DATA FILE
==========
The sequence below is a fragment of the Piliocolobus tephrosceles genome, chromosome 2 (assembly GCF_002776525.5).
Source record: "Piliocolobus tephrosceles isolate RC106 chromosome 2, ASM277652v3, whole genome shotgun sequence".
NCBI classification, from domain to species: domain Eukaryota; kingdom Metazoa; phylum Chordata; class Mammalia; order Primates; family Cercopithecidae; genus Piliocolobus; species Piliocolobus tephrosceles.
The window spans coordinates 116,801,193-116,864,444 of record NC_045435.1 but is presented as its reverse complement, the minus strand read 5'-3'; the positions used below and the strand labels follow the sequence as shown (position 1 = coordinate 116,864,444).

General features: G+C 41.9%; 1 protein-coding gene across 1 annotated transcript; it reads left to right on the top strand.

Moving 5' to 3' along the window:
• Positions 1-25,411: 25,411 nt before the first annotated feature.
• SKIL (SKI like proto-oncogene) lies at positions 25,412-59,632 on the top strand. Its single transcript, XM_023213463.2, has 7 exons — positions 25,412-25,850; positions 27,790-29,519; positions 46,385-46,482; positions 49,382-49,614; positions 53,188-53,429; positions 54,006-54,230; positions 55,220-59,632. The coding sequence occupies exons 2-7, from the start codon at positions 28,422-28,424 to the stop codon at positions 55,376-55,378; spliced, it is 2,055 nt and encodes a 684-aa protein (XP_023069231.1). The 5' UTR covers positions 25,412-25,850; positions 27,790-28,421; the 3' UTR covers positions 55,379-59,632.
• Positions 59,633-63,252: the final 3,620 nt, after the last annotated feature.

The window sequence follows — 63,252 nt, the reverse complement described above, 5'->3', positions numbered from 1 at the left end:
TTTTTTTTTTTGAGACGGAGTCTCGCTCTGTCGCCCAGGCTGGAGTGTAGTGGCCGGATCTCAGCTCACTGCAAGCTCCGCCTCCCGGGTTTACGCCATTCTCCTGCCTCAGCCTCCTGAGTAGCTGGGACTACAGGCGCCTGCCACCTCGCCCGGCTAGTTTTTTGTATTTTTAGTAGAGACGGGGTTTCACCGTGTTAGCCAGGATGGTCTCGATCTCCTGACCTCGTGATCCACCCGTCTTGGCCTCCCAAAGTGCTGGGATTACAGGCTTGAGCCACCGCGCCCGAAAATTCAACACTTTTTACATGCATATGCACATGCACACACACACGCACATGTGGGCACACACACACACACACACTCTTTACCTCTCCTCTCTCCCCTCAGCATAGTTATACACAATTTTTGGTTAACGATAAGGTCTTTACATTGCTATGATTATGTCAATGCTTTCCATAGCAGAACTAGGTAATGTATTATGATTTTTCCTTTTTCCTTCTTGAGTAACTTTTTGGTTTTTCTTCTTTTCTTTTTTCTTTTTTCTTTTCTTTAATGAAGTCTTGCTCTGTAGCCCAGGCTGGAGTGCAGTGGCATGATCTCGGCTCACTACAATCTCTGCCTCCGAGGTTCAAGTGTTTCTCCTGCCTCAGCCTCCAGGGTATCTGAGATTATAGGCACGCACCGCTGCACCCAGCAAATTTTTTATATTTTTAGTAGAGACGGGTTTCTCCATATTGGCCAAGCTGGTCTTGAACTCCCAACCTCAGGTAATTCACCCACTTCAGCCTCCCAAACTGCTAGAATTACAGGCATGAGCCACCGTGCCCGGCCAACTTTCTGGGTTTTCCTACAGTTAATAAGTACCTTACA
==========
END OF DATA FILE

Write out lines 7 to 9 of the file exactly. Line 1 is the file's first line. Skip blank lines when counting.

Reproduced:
• Positions 1-25,411: 25,411 nt before the first annotated feature.
• SKIL (SKI like proto-oncogene) lies at positions 25,412-59,632 on the top strand. Its single transcript, XM_023213463.2, has 7 exons — positions 25,412-25,850; positions 27,790-29,519; positions 46,385-46,482; positions 49,382-49,614; positions 53,188-53,429; positions 54,006-54,230; positions 55,220-59,632. The coding sequence occupies exons 2-7, from the start codon at positions 28,422-28,424 to the stop codon at positions 55,376-55,378; spliced, it is 2,055 nt and encodes a 684-aa protein (XP_023069231.1). The 5' UTR covers positions 25,412-25,850; positions 27,790-28,421; the 3' UTR covers positions 55,379-59,632.
• Positions 59,633-63,252: the final 3,620 nt, after the last annotated feature.